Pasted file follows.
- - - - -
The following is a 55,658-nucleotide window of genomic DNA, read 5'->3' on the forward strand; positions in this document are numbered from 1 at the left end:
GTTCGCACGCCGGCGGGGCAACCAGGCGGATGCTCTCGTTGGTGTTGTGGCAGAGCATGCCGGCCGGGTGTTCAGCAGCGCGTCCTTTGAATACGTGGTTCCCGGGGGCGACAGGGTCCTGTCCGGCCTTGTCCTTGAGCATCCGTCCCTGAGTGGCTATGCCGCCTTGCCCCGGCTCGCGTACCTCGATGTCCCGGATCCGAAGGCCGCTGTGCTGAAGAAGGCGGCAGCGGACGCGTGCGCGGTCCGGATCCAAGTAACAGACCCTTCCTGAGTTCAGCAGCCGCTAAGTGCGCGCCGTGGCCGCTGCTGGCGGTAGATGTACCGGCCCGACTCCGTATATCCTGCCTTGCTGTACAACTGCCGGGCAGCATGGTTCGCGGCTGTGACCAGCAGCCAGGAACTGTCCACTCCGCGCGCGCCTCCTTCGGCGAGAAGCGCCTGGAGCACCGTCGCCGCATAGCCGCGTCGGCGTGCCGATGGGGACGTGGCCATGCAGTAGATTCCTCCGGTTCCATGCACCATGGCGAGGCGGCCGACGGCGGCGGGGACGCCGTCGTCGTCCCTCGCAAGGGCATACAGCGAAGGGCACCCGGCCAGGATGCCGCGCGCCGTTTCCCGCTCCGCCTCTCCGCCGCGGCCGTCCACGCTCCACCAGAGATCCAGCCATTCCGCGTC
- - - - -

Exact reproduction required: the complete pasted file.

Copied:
The following is a 55,658-nucleotide window of genomic DNA, read 5'->3' on the forward strand; positions in this document are numbered from 1 at the left end:
GTTCGCACGCCGGCGGGGCAACCAGGCGGATGCTCTCGTTGGTGTTGTGGCAGAGCATGCCGGCCGGGTGTTCAGCAGCGCGTCCTTTGAATACGTGGTTCCCGGGGGCGACAGGGTCCTGTCCGGCCTTGTCCTTGAGCATCCGTCCCTGAGTGGCTATGCCGCCTTGCCCCGGCTCGCGTACCTCGATGTCCCGGATCCGAAGGCCGCTGTGCTGAAGAAGGCGGCAGCGGACGCGTGCGCGGTCCGGATCCAAGTAACAGACCCTTCCTGAGTTCAGCAGCCGCTAAGTGCGCGCCGTGGCCGCTGCTGGCGGTAGATGTACCGGCCCGACTCCGTATATCCTGCCTTGCTGTACAACTGCCGGGCAGCATGGTTCGCGGCTGTGACCAGCAGCCAGGAACTGTCCACTCCGCGCGCGCCTCCTTCGGCGAGAAGCGCCTGGAGCACCGTCGCCGCATAGCCGCGTCGGCGTGCCGATGGGGACGTGGCCATGCAGTAGATTCCTCCGGTTCCATGCACCATGGCGAGGCGGCCGACGGCGGCGGGGACGCCGTCGTCGTCCCTCGCAAGGGCATACAGCGAAGGGCACCCGGCCAGGATGCCGCGCGCCGTTTCCCGCTCCGCCTCTCCGCCGCGGCCGTCCACGCTCCACCAGAGATCCAGCCATTCCGCGTC